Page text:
SSDI pays very close to the federal poverty level. Even with the benefit of receiving Medicare, the monthly cost of very-necessary medication plus very frugal living expenses usually leaves me with up to ~$(40 +/- 40) each month in "discretionary spending" that I can use to buy anything beyond rent/medication/food. (e.g. clothes, household cleaning/repair/etc, very rarely travel expenses)

I'm lucky that my interest has always involved computers, which I can use for free for many different purposes. Well, as long as nothing happens to my old desktop (Core 2 Quad Q9650, nForce 790i, RAID-1 of ancient SATA disks). An extra $300/yr would would mean buying new boots and some new shirts. Paying that would mean dropping on of my medications (maybe fatal in the short term, defiantly fatal within a year or two), or skipping a few months of food.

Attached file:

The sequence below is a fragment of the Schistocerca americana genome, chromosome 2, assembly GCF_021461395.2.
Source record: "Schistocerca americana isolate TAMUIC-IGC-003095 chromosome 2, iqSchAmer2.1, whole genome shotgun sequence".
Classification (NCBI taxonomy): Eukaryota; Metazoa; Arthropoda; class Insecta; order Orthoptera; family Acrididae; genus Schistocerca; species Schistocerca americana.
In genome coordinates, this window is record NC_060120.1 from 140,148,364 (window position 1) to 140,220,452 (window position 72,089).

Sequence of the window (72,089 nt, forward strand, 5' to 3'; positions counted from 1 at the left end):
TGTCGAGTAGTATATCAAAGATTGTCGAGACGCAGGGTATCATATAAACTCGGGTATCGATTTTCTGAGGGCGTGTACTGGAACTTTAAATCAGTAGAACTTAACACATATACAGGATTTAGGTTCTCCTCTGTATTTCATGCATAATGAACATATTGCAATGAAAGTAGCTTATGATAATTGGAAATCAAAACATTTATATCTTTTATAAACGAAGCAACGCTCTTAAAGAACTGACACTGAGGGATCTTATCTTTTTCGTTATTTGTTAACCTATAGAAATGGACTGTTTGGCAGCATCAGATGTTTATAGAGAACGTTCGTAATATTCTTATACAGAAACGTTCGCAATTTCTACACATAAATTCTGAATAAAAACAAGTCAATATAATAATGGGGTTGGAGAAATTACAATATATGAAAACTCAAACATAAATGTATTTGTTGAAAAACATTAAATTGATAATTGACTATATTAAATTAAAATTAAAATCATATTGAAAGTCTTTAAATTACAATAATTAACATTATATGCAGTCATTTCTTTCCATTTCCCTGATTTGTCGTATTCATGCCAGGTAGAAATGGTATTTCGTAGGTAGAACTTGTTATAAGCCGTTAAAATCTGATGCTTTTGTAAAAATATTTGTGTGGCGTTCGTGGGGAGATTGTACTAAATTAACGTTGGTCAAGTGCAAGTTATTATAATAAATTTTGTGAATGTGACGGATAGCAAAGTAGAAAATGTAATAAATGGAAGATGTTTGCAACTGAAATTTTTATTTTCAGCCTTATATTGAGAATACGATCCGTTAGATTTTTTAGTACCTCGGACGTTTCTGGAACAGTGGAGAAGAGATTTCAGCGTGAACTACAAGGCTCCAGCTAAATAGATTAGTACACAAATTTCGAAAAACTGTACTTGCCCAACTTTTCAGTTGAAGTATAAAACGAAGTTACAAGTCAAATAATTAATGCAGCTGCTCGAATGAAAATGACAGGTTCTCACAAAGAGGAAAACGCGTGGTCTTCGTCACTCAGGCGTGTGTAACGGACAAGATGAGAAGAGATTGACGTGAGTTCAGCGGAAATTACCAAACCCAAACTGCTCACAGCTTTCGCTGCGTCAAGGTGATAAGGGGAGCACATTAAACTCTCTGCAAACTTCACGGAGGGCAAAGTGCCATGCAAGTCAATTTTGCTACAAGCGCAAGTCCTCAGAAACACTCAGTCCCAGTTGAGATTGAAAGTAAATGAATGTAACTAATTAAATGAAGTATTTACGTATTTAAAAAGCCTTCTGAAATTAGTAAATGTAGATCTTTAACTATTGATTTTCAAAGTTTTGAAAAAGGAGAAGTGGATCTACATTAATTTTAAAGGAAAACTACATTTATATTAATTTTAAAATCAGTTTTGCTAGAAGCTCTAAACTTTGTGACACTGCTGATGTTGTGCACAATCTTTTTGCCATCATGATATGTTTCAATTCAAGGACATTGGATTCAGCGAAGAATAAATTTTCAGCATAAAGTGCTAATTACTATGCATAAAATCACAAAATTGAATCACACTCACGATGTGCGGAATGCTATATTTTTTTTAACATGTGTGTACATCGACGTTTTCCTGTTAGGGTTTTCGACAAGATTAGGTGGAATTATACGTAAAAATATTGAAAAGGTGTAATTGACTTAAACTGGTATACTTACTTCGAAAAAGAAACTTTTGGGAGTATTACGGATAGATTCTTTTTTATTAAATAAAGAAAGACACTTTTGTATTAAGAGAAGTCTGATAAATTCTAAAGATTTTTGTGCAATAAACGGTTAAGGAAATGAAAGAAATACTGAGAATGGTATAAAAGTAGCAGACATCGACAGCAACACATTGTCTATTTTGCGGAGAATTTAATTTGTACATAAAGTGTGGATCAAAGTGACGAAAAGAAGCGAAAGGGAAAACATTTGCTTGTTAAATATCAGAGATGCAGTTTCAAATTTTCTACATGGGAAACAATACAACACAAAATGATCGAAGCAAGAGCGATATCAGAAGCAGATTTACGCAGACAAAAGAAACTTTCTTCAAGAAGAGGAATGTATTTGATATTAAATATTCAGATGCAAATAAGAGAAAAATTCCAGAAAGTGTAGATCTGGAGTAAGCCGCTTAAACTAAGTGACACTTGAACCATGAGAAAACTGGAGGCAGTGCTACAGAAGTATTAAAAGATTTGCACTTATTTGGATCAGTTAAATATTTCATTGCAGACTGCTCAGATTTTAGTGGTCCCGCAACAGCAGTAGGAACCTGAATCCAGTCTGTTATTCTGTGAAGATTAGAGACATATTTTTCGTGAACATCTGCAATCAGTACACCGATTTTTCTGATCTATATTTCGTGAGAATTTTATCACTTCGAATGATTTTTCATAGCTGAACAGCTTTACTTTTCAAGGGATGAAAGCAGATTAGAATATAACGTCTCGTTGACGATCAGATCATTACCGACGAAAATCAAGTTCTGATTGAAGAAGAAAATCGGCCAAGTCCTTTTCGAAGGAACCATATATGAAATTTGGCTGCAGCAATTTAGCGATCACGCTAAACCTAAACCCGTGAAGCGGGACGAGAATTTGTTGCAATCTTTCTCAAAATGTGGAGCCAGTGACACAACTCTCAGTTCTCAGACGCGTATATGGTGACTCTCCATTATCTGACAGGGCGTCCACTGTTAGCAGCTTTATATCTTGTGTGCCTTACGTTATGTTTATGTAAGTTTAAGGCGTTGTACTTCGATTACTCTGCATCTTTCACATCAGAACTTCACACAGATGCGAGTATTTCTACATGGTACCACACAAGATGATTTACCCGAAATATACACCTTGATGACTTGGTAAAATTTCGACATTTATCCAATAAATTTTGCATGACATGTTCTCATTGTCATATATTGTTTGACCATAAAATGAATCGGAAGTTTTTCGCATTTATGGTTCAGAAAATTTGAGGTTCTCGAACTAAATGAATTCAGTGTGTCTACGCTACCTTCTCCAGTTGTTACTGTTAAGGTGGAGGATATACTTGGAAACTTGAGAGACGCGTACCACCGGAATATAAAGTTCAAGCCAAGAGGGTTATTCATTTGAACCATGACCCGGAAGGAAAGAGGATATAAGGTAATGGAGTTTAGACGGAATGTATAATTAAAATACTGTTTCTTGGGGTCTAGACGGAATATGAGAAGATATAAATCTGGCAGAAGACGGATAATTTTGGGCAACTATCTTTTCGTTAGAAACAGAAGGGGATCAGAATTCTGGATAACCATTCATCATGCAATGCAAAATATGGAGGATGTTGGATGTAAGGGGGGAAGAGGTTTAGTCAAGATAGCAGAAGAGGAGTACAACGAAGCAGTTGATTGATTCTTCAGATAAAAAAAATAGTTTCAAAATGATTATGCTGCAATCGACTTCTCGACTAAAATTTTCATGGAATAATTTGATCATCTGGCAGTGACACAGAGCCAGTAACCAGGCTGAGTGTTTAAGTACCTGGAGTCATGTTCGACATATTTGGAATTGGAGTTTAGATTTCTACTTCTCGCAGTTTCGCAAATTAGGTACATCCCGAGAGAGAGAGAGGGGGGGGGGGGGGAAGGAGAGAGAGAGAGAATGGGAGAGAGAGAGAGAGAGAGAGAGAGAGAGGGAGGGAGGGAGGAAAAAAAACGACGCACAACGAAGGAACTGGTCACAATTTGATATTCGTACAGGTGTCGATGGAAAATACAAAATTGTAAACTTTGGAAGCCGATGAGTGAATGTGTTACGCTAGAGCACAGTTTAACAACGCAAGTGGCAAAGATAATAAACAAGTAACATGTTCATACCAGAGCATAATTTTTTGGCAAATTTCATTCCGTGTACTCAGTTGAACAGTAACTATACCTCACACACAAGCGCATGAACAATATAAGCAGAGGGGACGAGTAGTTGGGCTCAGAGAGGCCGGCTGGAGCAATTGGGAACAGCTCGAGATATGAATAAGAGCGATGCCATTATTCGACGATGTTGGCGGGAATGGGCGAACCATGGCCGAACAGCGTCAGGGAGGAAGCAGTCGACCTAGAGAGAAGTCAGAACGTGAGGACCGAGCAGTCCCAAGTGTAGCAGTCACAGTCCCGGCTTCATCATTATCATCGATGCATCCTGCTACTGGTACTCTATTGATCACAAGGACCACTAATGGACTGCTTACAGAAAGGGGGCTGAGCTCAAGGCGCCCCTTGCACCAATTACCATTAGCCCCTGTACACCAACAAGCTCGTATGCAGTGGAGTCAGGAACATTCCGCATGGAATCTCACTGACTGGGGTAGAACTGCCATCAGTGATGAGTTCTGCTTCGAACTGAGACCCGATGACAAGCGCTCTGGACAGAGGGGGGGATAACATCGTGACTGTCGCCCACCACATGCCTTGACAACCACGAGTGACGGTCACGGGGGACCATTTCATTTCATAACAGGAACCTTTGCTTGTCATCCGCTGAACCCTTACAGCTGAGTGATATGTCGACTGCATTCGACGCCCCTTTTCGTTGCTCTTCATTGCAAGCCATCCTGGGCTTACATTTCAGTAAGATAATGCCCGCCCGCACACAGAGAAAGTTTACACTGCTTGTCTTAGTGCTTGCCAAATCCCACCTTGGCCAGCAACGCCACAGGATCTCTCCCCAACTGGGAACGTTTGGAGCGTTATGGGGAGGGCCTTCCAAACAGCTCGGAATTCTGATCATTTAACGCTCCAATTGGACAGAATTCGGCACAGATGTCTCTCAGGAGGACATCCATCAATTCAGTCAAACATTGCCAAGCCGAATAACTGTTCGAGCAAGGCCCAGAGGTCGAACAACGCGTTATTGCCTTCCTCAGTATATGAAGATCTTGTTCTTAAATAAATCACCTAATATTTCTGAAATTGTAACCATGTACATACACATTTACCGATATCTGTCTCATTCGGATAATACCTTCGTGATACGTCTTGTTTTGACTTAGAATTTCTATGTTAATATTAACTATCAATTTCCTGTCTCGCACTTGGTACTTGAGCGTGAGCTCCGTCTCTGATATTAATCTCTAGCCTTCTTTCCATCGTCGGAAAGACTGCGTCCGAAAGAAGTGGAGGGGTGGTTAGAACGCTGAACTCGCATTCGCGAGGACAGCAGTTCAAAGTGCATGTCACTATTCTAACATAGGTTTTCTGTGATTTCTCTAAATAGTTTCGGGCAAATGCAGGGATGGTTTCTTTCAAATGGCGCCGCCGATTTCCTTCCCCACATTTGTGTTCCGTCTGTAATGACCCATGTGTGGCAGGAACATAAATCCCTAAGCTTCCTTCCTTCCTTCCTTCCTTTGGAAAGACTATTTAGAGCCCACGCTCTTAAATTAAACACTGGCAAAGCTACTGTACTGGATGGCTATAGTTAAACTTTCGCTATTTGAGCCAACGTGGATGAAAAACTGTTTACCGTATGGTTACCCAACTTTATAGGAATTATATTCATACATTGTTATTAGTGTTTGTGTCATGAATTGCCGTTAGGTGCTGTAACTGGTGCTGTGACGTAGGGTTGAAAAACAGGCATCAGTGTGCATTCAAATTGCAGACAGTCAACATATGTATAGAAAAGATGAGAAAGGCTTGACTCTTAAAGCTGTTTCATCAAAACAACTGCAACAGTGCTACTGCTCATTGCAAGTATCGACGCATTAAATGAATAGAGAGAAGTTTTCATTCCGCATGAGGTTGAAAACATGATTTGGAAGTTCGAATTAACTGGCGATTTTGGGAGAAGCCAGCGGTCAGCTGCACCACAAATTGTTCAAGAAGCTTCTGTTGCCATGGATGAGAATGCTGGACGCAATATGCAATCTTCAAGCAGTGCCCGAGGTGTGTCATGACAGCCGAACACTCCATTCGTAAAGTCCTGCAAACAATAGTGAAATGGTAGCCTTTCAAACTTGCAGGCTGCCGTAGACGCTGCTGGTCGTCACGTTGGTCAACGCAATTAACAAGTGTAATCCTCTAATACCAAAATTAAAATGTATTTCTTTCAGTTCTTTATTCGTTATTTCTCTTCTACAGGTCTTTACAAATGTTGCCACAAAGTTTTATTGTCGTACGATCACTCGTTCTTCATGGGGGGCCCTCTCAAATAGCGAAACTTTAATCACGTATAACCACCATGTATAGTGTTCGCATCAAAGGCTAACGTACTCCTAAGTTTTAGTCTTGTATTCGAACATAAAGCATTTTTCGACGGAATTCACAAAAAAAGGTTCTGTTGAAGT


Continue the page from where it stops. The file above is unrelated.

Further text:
For the record, I'm fine living frugally. I simply suggest that it's important to avoid falling victim to a filter bubble or survivor bias[1], because there are a lot of people - even engineers in Silicon Valley - that have an even worse[2] situation that mine.

[1] https://www.youtube.com/watch?v=_Qd3erAPI9w

[2] I'm fortunate to have the privilege of being male and white. My friends without those privileges have only recently been able to start leaning math/software/etc. They are hackers at heart, but a math/CS/engineering education and SV startup opportunities were not available to black women in the 80s/90s.

[Note: This comment is not related to the current discussion thread]

hi pdkl95,

I'm somewhat new to HN, so sorry if this is bad form, but I couldn't find a way to send a private message.

I've been doing a lot of research on systemd because a lot of the developer practices behind it frankly scare the shit out of me.